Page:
extraterrestrial living as if he was a normal Soviet citizen in a communal
flat (there is an interesting parallel in ďQuadraturinĒ
by Krzhizhanovskii); his
difficulties in getting enough water (in reality he is a plant). A device of
estrangement; his seeming
similarity to a hunchback. Social themes of Sinyavsky. Nikolay
Arzhak (Yuli Daniel)ís novel
Voinovichís fantastic novels. Fantastic elements in Aksyonovís novels; ďThe Island CrimeaĒ: imaginary pseudo-real history (comparison to Llosa).
20. Fantastic genres in the prose of the Russian emigration. Fantastic elements in Nabokovís Russian and English writings. The philosophic parable in ďAn Invitationfor an ExecutionĒ by Nabokov; a possible comparison to Kafka. Nabokovís lecture on Kafka. The influence of Edgar Poe (a novel on Arthur Gordon Pim) on the description of a sea journey in the novel ďApollon BezobrazovĒ by the Russian émigré surrealist author Poplavsky.
21. Fantastic elements in the recent works of Russian authors. A parody of the Soviet space achievements in ďOmon RaĒ by Pelevin. Genre of fables revived in his ďThe Life of the InsectsĒ. Buddhist symbolism and modern technology in later novels by Pelevin. The image of the Other World viewed by an old woman in a novel by Ulitskaya.
22.Films based on science fiction (see above on ďAelitaĒ and ďThe StalkerĒ). The great Russian cinema director Tarkovskii, Andrei Arseníevich, 1932-1986. Andrey TarkovskyísĒSolarisĒ (1972, based on Stanislaw Lemís novel), Alexei Germanís not yet fully realized but widelyknown and discussed project on ďHard to be a godĒ (based on Strugatskisí novel).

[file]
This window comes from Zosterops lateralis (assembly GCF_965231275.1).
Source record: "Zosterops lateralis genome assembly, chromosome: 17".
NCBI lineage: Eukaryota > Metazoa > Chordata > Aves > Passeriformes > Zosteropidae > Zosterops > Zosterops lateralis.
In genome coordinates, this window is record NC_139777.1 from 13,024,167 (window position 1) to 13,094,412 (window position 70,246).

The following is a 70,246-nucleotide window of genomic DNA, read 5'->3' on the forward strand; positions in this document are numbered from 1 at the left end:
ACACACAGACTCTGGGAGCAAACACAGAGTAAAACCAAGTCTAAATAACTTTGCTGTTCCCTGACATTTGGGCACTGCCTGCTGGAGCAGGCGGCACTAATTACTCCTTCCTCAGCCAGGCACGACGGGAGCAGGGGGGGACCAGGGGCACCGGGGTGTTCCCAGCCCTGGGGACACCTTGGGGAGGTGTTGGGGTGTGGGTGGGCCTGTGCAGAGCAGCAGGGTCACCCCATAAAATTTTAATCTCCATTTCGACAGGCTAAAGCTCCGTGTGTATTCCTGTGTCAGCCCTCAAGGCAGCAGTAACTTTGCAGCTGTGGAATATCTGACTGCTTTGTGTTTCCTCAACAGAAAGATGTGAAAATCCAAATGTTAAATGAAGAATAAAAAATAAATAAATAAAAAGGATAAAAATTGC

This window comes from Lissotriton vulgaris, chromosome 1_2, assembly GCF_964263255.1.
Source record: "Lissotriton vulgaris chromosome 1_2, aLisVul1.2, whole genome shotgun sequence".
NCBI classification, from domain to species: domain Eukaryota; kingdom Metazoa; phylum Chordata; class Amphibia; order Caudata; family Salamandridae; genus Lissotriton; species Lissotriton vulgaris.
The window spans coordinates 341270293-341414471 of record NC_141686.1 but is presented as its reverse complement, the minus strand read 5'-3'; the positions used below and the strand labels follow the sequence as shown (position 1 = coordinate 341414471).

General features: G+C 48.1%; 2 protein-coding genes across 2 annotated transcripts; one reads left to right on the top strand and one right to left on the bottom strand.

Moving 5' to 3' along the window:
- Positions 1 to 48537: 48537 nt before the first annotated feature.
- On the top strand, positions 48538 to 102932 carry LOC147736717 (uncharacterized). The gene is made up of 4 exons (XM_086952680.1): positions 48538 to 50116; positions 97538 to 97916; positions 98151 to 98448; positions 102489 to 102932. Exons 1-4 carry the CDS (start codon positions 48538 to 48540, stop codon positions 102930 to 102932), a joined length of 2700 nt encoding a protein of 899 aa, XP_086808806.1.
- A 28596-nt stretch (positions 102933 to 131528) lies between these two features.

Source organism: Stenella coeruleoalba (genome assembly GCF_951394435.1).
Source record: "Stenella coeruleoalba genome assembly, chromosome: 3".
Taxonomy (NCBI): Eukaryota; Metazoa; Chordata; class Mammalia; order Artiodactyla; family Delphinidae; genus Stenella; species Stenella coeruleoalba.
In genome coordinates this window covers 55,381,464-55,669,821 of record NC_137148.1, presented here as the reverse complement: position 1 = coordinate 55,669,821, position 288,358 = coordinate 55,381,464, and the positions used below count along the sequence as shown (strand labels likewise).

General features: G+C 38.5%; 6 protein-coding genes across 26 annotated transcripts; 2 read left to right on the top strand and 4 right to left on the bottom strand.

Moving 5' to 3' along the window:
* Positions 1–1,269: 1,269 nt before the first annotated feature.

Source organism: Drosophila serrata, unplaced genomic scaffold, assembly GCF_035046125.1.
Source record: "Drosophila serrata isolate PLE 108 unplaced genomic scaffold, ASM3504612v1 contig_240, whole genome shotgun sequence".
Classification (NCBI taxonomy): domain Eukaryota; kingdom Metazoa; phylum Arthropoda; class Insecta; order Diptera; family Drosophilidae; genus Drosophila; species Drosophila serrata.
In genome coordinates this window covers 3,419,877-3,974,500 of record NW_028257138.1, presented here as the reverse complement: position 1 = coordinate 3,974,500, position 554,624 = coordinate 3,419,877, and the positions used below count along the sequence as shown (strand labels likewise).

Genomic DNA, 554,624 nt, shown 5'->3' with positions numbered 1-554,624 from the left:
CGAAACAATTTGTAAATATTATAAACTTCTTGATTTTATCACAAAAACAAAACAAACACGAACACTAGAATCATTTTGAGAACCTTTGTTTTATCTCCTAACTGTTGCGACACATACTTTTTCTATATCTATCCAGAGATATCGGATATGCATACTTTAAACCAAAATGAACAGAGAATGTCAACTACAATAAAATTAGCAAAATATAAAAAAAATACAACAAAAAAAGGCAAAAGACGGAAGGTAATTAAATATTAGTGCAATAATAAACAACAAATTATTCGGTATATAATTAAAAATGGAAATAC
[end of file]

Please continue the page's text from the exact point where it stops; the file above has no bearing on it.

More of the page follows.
23.Time as a main topic of fantastic stories starts with Khlebnikovís essays on the subject. The hero of Krzhizhanovskiiís short novel ďMemories of the FutureĒ has been devoted to the study of the problem of Time since his childhood (remarks of Einstein on his early impression of the name of this notion are in a way similar). In ďMaster and MargaretĒ by Bulgakov the devil (Voland) remembers different epochs. In Bulgakovís play ďIvan VasilievichĒ a Soviet citizen is put into the epoch of Ivan the Terrible. In a similar manner in the famous cinema director Sergei Eizensteinís grotesque screenplay ďMMMĒ an Old Russian top church official together with fabulous birds appears in Modern Moscow. A partly comparable plot isrealized in Vsevolod Ivanovís play ďThe Caesar and the Comedy ActorsĒ (ďThe InspirationĒ). Such journeys through time were described in several other works of Vsevolod Ivanov. In his last long story ďGeneralissimusĒ Meníshikov, the favorite official of Peter the Great had been buried frozen in the permafrost and was awakened in Stalinís time (both he and Stalin had been given the honorary titles of ĒGeneralissimusĒ in the XX century known alsothrough such leaders as Franco and Chang Kai Shec). In Amosovís novel a similar story of a frozen man is used to compare two different periods of the XXth century.